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Protests continue as British flag flies for a day in Belfast

Police dressed in riot gear clear debris placed by loyalist protesters in Belfast, Jan. 8, 2013.


The British flag flies over Belfast City Hall Wednesday for the first time in a month to honour the birthday of the Duchess of Cambridge. But the one-day flying isn't expected to end the protests and violence that have gripped parts of this city.

There was more violence Tuesday night after protesters put up barricades on two streets in East Belfast, a working-class Protestant neighbourhood. Protesters threw fire bombs, rocks and golf balls at police for a few hours before finally being dispersed. Several other streets in the city were closed by police after more demonstrations broke out. It was the sixth consecutive night of rioting and so far more than 100 people, some as young as 10-years old, have been arrested.

The protests began after a majority of city councillors voted last month to fly the British flag only on 18 designated days, mainly those marking Royal celebrations. The decision broke a long-standing tradition of flying the Union Jack on top of the building year round. The roots of the decision date back to civic elections in 2011 when nationalist parties, made up largely of Catholics, won more seats on council for the first time. Unionist parties, made up largely of Protestants, fiercely opposed the move but were outvoted.

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Police have expressed fears that para-military groups are involved in the protests and that the violence could escalate. More than 50 officers have been injured and one man has been arrested for attempted murder. One city councillor's home has also been sprayed with shots from a ball-bearing gun.

Northern Ireland's First Minister Peter Robinson, a member of a unionist party, has organized a meeting of unionists Thursday to try to calm the situation. "We have invited people who have a mandate and an established position within the unionist community," Mr. Robinson told the Belfast Telegraph.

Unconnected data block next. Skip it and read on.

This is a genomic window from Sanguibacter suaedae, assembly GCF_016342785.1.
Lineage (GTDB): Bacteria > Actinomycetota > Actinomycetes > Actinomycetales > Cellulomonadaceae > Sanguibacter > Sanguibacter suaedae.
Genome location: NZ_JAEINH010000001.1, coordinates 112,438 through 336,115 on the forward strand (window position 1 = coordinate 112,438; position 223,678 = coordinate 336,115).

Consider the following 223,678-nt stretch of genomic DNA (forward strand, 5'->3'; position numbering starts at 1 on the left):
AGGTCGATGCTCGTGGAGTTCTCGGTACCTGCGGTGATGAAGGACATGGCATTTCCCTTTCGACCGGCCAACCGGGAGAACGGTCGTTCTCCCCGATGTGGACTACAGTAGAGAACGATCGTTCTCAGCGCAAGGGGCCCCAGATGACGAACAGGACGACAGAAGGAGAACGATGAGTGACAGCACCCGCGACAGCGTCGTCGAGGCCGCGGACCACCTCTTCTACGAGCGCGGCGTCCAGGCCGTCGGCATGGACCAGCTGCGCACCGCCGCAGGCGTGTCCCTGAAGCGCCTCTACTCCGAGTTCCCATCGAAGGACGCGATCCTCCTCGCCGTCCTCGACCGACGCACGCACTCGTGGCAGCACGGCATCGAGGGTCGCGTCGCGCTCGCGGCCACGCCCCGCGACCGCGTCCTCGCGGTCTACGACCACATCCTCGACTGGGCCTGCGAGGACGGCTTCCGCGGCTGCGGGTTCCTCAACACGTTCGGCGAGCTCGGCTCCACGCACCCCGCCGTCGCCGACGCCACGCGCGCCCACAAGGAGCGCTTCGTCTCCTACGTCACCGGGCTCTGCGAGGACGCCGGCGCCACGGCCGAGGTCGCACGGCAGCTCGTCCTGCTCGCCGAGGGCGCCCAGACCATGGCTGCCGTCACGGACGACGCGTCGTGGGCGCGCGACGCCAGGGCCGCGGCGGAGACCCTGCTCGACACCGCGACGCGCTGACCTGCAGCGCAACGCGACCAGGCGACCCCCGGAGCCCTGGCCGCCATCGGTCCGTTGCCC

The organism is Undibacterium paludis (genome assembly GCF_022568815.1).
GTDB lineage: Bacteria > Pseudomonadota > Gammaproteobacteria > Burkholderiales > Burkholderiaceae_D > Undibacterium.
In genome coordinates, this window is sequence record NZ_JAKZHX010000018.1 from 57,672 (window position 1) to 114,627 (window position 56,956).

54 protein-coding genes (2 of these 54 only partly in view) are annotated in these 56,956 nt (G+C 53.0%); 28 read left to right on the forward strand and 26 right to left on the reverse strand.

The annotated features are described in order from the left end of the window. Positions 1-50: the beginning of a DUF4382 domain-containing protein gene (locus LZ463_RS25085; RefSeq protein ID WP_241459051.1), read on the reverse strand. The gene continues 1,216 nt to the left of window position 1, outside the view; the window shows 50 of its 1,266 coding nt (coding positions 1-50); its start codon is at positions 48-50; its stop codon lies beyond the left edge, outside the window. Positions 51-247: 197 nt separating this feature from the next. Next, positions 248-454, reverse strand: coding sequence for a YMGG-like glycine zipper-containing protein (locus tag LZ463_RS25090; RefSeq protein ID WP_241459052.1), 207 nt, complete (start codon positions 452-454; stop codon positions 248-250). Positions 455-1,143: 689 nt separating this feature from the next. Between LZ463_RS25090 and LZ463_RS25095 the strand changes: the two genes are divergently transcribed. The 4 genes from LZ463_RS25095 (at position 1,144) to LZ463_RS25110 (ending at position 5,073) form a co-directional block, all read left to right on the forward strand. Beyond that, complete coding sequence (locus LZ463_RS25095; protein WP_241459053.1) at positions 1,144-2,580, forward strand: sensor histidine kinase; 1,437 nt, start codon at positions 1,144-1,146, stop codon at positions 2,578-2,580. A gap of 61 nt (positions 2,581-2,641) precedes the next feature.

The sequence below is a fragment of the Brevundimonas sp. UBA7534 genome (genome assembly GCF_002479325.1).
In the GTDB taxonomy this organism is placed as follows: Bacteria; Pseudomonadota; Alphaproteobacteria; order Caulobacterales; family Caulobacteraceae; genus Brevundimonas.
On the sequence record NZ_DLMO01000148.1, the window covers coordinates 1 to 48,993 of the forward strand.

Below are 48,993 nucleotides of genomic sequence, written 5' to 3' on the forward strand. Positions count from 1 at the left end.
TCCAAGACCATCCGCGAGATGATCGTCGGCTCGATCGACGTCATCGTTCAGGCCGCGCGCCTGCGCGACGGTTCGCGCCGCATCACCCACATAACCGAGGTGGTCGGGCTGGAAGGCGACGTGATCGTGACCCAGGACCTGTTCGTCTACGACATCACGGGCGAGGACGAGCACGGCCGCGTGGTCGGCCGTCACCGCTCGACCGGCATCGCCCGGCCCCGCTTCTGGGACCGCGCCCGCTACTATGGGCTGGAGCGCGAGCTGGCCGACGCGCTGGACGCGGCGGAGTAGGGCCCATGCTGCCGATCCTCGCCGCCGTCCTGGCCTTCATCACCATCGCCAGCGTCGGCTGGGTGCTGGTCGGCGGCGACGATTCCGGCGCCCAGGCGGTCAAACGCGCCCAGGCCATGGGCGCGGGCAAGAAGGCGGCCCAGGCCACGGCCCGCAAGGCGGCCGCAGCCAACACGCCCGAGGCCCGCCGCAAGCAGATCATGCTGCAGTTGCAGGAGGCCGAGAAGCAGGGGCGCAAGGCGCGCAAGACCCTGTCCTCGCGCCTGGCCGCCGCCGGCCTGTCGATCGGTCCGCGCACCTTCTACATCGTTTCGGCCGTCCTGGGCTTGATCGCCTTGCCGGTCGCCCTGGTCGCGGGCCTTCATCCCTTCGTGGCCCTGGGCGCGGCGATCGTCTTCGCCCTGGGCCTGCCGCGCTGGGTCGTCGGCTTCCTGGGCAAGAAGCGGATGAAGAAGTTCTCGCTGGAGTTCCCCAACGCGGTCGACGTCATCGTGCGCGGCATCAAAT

But it's not clear the meeting will have much success. Many East Belfast residents like Steven Baine feel abandoned by their political leaders. The two main unionist parties, the Democratic Unionist Party and the Ulster Unionist Party, "are not doing anything for us," he said Tuesday night shortly after police cleared a barricade along Newtownards Road, a main thoroughfare in the neighbourhood.

Mr. Baine has been part of the peaceful demonstrations against the flag decision and he opposes the violent tactics of some protesters. However he said there is huge frustration in the economically-depressed area because people feel ignored. "We feel as if we are second-class citizen," he said.

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About the Author
European Correspondent

Paul Waldie has been an award-winning journalist with The Globe and Mail for more than 10 years. He has won three National Newspaper Awards for business coverage and been nominated for a Michener Award for meritorious public service journalism. He has also won a Sports Media Canada award for sports writing and authored a best-selling biography of the McCain family. More


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